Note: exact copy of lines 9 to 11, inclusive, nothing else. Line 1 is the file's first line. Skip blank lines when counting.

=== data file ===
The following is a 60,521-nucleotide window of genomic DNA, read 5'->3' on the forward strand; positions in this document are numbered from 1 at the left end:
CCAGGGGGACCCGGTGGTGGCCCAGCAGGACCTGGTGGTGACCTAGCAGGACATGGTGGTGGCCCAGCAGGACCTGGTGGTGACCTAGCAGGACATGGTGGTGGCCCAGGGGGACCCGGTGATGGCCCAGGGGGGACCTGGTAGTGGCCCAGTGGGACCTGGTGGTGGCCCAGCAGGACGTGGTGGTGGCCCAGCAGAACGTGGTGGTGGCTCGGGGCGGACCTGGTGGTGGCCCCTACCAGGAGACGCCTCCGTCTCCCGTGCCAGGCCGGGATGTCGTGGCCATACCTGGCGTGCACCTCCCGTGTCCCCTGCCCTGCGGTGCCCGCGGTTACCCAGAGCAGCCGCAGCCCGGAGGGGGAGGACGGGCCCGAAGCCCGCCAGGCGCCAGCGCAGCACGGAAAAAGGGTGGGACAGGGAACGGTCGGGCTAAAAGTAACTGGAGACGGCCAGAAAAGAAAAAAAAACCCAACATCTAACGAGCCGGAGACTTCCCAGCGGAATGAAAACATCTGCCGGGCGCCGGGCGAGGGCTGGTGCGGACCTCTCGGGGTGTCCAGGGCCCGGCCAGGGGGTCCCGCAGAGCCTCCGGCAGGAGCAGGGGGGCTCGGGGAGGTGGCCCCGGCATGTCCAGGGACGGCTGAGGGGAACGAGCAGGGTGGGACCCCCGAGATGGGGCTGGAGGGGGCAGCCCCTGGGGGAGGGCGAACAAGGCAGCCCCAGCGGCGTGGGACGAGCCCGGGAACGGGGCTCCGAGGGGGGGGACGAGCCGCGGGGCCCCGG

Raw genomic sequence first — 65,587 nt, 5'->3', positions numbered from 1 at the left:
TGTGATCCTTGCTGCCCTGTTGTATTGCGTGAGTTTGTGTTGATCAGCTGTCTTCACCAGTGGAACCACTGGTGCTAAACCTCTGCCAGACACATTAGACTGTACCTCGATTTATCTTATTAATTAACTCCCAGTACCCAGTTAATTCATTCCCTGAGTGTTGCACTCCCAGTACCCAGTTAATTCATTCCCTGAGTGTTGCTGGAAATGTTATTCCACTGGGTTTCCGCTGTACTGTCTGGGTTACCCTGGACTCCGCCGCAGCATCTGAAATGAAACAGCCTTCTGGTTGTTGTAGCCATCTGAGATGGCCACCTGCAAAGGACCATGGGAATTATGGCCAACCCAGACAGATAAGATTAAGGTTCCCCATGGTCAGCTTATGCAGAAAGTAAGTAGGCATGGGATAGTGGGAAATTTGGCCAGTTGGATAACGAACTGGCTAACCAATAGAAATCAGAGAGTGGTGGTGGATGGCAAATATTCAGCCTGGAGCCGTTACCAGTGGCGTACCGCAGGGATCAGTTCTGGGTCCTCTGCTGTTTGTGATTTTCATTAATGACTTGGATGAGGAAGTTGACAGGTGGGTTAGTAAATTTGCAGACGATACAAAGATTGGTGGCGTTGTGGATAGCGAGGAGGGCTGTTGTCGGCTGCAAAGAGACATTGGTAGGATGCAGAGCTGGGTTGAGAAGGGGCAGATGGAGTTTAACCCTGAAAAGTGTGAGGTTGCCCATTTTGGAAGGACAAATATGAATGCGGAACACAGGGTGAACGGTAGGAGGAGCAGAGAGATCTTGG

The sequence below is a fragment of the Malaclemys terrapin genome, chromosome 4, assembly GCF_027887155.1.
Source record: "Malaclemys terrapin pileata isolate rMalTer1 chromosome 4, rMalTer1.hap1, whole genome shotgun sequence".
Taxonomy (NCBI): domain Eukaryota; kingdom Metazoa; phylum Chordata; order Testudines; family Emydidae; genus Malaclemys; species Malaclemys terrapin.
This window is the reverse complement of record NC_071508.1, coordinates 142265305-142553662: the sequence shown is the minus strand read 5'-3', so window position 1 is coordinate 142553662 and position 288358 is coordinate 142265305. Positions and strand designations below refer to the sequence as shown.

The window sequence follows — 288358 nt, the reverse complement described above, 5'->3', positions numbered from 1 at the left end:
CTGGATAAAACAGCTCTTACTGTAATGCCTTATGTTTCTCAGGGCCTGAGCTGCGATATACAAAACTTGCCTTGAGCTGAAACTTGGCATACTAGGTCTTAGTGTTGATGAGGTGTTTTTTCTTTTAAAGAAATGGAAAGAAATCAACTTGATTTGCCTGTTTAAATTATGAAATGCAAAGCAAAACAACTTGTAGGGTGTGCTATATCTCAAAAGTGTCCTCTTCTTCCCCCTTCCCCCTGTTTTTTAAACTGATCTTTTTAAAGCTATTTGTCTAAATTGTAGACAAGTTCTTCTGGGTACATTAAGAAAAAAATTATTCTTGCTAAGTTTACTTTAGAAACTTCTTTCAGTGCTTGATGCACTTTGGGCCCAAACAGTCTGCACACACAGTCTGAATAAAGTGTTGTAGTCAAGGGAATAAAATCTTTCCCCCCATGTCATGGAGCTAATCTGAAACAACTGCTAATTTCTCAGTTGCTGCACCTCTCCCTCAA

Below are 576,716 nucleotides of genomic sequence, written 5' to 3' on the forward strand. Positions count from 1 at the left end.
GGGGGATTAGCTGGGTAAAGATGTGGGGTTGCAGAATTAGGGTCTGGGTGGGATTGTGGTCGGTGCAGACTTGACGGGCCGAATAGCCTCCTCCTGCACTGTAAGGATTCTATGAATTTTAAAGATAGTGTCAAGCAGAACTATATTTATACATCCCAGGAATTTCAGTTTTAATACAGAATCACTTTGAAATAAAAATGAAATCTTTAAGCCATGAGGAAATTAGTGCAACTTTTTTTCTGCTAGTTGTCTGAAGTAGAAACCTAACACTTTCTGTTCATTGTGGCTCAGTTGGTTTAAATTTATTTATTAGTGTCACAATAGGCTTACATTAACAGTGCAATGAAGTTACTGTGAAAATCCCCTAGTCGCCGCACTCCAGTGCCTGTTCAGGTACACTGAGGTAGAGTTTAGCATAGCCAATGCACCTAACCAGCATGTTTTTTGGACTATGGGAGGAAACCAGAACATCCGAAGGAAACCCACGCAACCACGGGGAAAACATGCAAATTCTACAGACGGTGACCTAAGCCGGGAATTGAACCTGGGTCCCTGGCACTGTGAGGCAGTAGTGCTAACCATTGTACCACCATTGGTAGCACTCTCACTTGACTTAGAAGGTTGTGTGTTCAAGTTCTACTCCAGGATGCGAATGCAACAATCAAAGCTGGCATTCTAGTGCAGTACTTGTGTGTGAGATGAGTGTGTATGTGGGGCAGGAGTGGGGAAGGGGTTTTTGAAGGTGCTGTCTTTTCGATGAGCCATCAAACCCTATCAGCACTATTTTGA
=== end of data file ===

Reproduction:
The window sequence follows — 288358 nt, the reverse complement described above, 5'->3', positions numbered from 1 at the left end:
CTGGATAAAACAGCTCTTACTGTAATGCCTTATGTTTCTCAGGGCCTGAGCTGCGATATACAAAACTTGCCTTGAGCTGAAACTTGGCATACTAGGTCTTAGTGTTGATGAGGTGTTTTTTCTTTTAAAGAAATGGAAAGAAATCAACTTGATTTGCCTGTTTAAATTATGAAATGCAAAGCAAAACAACTTGTAGGGTGTGCTATATCTCAAAAGTGTCCTCTTCTTCCCCCTTCCCCCTGTTTTTTAAACTGATCTTTTTAAAGCTATTTGTCTAAATTGTAGACAAGTTCTTCTGGGTACATTAAGAAAAAAATTATTCTTGCTAAGTTTACTTTAGAAACTTCTTTCAGTGCTTGATGCACTTTGGGCCCAAACAGTCTGCACACACAGTCTGAATAAAGTGTTGTAGTCAAGGGAATAAAATCTTTCCCCCCATGTCATGGAGCTAATCTGAAACAACTGCTAATTTCTCAGTTGCTGCACCTCTCCCTCAA

Below are 576,716 nucleotides of genomic sequence, written 5' to 3' on the forward strand. Positions count from 1 at the left end.